• The REC met four times during 2011-12. Meetings were held at Bathurst Regional Council (15 & 16 August 2011), Christie Conference Centre, North Sydney (14 November 2011), Essential Energy office, Sydney (13 February 2012) and LGSA office, Sydney (14 May 2012). REC members inspect a roadside site in the Bathurst area during the annual regional meeting The following persons represented the member The following persons were alternates to organisations on the REC: the above: Martin Driver (NCC) - Chairperson Simon Heemstra (RFS) Vince Kelly (Essential Energy) Brigid Dowsett (NCC) Lloyd Van Der Wallen (RFS) Josie Stokes (Roads and Maritime Services) Peter Semple (RailCorp) Mark Turner (IPWEA) Warren Sharpe (IPWEA) Ian Fitzpatrick (Essential Energy) Kirsty McIntyre (LGSA) Lucian McElwain (OEH) Tim Seears (LHPA) Richard Connors (LGSA) Lynn Webber (OEH) Richard Denham (DPI) Kevin Roberts (Roads and Maritime Services) Stuart Johnston (TransGrid) Ian Simpson (Catchment Management Authorities) Molino Stewart Pty Ltd was contracted by Roads and Maritime Services to provide secretariat services to the REC during 2011-12. Neil Dufty of Molino Stewart was the Executive Officer of the REC and was supported by Alisa Bryce and Kavita Vaid of the same company.5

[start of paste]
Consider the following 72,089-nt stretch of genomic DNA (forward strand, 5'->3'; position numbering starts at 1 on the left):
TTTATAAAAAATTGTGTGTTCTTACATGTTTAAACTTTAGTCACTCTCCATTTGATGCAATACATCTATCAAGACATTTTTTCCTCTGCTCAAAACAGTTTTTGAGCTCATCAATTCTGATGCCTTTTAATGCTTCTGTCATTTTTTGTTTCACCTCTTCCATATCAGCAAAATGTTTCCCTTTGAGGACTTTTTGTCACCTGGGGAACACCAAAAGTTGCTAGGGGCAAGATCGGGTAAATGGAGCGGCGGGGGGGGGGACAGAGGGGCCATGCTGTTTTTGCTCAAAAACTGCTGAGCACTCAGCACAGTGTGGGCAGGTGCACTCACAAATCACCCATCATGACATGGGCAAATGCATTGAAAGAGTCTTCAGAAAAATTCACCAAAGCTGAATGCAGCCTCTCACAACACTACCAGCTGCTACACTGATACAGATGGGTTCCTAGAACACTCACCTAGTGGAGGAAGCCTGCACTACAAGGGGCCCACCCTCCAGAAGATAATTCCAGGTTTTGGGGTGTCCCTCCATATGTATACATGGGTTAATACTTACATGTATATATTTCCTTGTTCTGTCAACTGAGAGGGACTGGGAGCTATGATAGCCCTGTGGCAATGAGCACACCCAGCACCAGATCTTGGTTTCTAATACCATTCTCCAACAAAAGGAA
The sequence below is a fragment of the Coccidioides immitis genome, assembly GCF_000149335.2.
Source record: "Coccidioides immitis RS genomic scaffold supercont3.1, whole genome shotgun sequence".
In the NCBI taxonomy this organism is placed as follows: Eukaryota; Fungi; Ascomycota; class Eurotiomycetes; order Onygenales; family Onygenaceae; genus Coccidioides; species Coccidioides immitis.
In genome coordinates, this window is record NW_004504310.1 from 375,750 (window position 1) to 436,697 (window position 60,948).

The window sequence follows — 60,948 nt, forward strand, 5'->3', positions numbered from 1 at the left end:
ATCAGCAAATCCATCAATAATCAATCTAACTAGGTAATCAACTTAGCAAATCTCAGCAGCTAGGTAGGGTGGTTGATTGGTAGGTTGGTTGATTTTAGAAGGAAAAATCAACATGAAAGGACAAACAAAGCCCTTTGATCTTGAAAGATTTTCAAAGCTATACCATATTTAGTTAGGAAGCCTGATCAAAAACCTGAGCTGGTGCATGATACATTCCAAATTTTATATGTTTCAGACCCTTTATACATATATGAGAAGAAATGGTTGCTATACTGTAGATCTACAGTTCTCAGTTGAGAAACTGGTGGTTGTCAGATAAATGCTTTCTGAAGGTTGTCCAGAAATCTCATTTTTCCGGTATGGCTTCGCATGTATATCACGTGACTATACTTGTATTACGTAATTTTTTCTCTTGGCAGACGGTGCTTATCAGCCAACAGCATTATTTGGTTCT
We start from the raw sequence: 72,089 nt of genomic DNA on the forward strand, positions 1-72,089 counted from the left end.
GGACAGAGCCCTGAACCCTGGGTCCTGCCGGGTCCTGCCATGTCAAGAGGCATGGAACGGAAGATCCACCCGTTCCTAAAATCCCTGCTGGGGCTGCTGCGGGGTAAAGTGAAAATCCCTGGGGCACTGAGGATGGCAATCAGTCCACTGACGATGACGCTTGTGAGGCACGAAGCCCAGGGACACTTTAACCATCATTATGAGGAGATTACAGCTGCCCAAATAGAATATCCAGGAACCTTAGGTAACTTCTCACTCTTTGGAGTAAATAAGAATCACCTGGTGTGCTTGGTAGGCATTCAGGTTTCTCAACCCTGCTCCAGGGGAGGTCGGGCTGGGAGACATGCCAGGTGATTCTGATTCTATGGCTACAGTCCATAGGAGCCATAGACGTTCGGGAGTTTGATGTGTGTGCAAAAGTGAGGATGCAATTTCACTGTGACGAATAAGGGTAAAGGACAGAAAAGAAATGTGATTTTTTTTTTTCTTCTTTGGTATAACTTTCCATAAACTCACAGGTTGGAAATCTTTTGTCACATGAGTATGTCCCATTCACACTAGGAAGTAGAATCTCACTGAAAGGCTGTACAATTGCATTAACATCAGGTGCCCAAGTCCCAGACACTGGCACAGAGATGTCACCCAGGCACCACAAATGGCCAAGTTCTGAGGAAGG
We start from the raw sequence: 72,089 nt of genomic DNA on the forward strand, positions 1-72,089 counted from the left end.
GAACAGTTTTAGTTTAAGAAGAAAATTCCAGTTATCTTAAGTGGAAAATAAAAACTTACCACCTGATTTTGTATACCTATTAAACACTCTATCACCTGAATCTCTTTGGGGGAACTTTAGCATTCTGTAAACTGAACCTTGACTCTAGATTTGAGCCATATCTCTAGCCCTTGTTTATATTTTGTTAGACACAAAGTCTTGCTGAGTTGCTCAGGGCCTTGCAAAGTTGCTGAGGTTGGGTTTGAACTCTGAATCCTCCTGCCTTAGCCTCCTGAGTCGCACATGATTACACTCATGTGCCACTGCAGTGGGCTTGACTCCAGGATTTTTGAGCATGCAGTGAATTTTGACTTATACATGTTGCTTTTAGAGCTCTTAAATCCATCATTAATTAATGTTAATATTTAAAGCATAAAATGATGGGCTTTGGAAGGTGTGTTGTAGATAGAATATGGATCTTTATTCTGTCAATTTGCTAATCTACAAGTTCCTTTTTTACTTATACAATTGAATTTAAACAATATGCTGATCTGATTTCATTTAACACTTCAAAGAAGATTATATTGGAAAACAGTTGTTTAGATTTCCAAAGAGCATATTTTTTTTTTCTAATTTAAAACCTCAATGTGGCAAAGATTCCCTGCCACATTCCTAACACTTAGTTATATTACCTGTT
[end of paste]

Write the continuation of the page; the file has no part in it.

• Appendix 1 - NSW ROADSIDE ENVIRONMENT COMMITTEE STRATEGIC PLAN 2010 – 2013 STRATEGY ACTION PERFORMANCE INDICATOR PRIORITY 1. Develop, and support the development of, best 1.1 Collate information, including Roadside Vegetation Management Plans (RVMPs), on current Information collated Medium practices in the environmental management of best practice in linear reserve environmental management linear reserves 1.2 Monitor RVMPs to assess their currency and usage Number of active RVMPs High 1.3 Support the mapping of linearreserves using standard guidelines that focuses on the needs of Mapping programs supported where Low land managers possible 1.4 Review the RTA Biodiversity Guidelines for Road Projects for potential use with local councils Guidelines reviewed Medium 1.5 Review the REC Handbook and other REC publications with a view to updating them REC Handbook and other REC Medium publications reviewed 2. Assist and support training on best practice 2.1 Develop key learning outcomes for training Key learning outcomes developed High environmental management of linear reserves 2.2 Identify training opportunities List of training courses High 2.3 Promote training packages that meet these key learning outcomes Training packages promoted Medium 2.4 Support training programs with in-kind unless there is an opportunity to help fund a program Training programs supported Medium where there is a targeted outcome for best practice 3 Build awareness and adoption of consistent best 3.1 Share 3.1 collated information (see 1.1) on best practice management with stakeholders Number of stakeholders receiving REC High practice in linear reserve environment management including linear reserve managers information in NSW 3.2 Update the REC website with information about current best practice in linear reserve Examples of best practice on the REC Medium environmental management website 3.3 Promote with land managers a process of assessment, planning, implementation, monitoring Land managers aware of REC High and evaluation including the use of SREA signage assessment, planning etc. guidelines 3.4 Facilitate with providers awards for the environmental management of linear reserves Awards established and implemented Low 4. Facilitate discussion and, if possible, develop an 4.1 Facilitate a rational approach for clear zones on rural roads that recognises environmental Approach promoted to local councils High approach to resolve conflicts relating to the values management of linear reserve environments 4.2 Develop a common position on the REC approach to bushfire management, weed Common REC positions established High management and other environmental issues 4.3 Develop a common REC position to where new utilities will be located in relation to linear Common REC position on the location Medium reserve environments of new utilities established 5. Promote the REC and its activities 5.1 Discuss involvement in the REC with each member organisation Each REC member organisation Medium consulted 5.2 Develop, implement and evaluate the REC Communications Plan to profile the REC and communicate aspects of the Strategic Plan with stakeholders and within REC member Increased awareness of the REC High6 organisations and its activities through anecdotal evidence